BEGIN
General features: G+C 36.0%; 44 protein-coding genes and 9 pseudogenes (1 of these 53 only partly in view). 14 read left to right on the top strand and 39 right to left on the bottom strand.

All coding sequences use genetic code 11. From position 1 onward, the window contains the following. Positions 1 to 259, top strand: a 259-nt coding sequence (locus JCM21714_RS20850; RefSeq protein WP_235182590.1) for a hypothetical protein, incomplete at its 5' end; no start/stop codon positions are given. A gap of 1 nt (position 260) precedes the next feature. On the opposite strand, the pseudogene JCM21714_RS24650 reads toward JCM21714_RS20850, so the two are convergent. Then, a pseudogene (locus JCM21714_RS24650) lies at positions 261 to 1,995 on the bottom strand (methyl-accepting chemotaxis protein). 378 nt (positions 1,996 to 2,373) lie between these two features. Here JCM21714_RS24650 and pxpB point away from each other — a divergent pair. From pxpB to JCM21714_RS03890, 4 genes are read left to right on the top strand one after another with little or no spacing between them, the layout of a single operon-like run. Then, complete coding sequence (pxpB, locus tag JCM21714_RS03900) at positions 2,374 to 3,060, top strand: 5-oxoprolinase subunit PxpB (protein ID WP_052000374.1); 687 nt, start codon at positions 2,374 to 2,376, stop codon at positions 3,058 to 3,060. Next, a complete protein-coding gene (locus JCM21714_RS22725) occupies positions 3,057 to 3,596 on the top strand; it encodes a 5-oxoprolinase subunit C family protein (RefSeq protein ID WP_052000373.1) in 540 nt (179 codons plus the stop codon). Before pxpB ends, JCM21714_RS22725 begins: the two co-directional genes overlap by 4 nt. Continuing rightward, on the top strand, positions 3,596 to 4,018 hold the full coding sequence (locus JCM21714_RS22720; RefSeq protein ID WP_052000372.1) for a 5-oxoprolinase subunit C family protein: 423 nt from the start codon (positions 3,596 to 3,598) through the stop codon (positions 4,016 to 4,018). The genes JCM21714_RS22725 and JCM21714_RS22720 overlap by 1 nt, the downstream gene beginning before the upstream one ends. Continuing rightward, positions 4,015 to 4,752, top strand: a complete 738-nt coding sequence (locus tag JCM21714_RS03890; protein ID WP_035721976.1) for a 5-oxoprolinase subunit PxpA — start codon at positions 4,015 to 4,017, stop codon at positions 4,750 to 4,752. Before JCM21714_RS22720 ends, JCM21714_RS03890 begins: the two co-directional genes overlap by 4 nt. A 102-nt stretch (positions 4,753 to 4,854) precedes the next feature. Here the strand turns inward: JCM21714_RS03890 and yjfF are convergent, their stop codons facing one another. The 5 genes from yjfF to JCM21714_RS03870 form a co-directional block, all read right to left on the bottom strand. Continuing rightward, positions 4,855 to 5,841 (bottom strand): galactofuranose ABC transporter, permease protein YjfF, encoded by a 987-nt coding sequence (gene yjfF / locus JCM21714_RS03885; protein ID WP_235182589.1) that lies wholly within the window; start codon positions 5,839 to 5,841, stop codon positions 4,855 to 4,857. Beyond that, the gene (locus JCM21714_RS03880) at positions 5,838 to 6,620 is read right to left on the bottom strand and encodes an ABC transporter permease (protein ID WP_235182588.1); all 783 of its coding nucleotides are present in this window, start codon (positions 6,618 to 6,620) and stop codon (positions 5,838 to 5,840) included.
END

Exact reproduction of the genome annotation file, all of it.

General features: G+C 36.0%; 44 protein-coding genes and 9 pseudogenes (1 of these 53 only partly in view). 14 read left to right on the top strand and 39 right to left on the bottom strand.

All coding sequences use genetic code 11. From position 1 onward, the window contains the following. Positions 1 to 259, top strand: a 259-nt coding sequence (locus JCM21714_RS20850; RefSeq protein WP_235182590.1) for a hypothetical protein, incomplete at its 5' end; no start/stop codon positions are given. A gap of 1 nt (position 260) precedes the next feature. On the opposite strand, the pseudogene JCM21714_RS24650 reads toward JCM21714_RS20850, so the two are convergent. Then, a pseudogene (locus JCM21714_RS24650) lies at positions 261 to 1,995 on the bottom strand (methyl-accepting chemotaxis protein). 378 nt (positions 1,996 to 2,373) lie between these two features. Here JCM21714_RS24650 and pxpB point away from each other — a divergent pair. From pxpB to JCM21714_RS03890, 4 genes are read left to right on the top strand one after another with little or no spacing between them, the layout of a single operon-like run. Then, complete coding sequence (pxpB, locus tag JCM21714_RS03900) at positions 2,374 to 3,060, top strand: 5-oxoprolinase subunit PxpB (protein ID WP_052000374.1); 687 nt, start codon at positions 2,374 to 2,376, stop codon at positions 3,058 to 3,060. Next, a complete protein-coding gene (locus JCM21714_RS22725) occupies positions 3,057 to 3,596 on the top strand; it encodes a 5-oxoprolinase subunit C family protein (RefSeq protein ID WP_052000373.1) in 540 nt (179 codons plus the stop codon). Before pxpB ends, JCM21714_RS22725 begins: the two co-directional genes overlap by 4 nt. Continuing rightward, on the top strand, positions 3,596 to 4,018 hold the full coding sequence (locus JCM21714_RS22720; RefSeq protein ID WP_052000372.1) for a 5-oxoprolinase subunit C family protein: 423 nt from the start codon (positions 3,596 to 3,598) through the stop codon (positions 4,016 to 4,018). The genes JCM21714_RS22725 and JCM21714_RS22720 overlap by 1 nt, the downstream gene beginning before the upstream one ends. Continuing rightward, positions 4,015 to 4,752, top strand: a complete 738-nt coding sequence (locus tag JCM21714_RS03890; protein ID WP_035721976.1) for a 5-oxoprolinase subunit PxpA — start codon at positions 4,015 to 4,017, stop codon at positions 4,750 to 4,752. Before JCM21714_RS22720 ends, JCM21714_RS03890 begins: the two co-directional genes overlap by 4 nt. A 102-nt stretch (positions 4,753 to 4,854) precedes the next feature. Here the strand turns inward: JCM21714_RS03890 and yjfF are convergent, their stop codons facing one another. The 5 genes from yjfF to JCM21714_RS03870 form a co-directional block, all read right to left on the bottom strand. Continuing rightward, positions 4,855 to 5,841 (bottom strand): galactofuranose ABC transporter, permease protein YjfF, encoded by a 987-nt coding sequence (gene yjfF / locus JCM21714_RS03885; protein ID WP_235182589.1) that lies wholly within the window; start codon positions 5,839 to 5,841, stop codon positions 4,855 to 4,857. Beyond that, the gene (locus JCM21714_RS03880) at positions 5,838 to 6,620 is read right to left on the bottom strand and encodes an ABC transporter permease (protein ID WP_235182588.1); all 783 of its coding nucleotides are present in this window, start codon (positions 6,618 to 6,620) and stop codon (positions 5,838 to 5,840) included.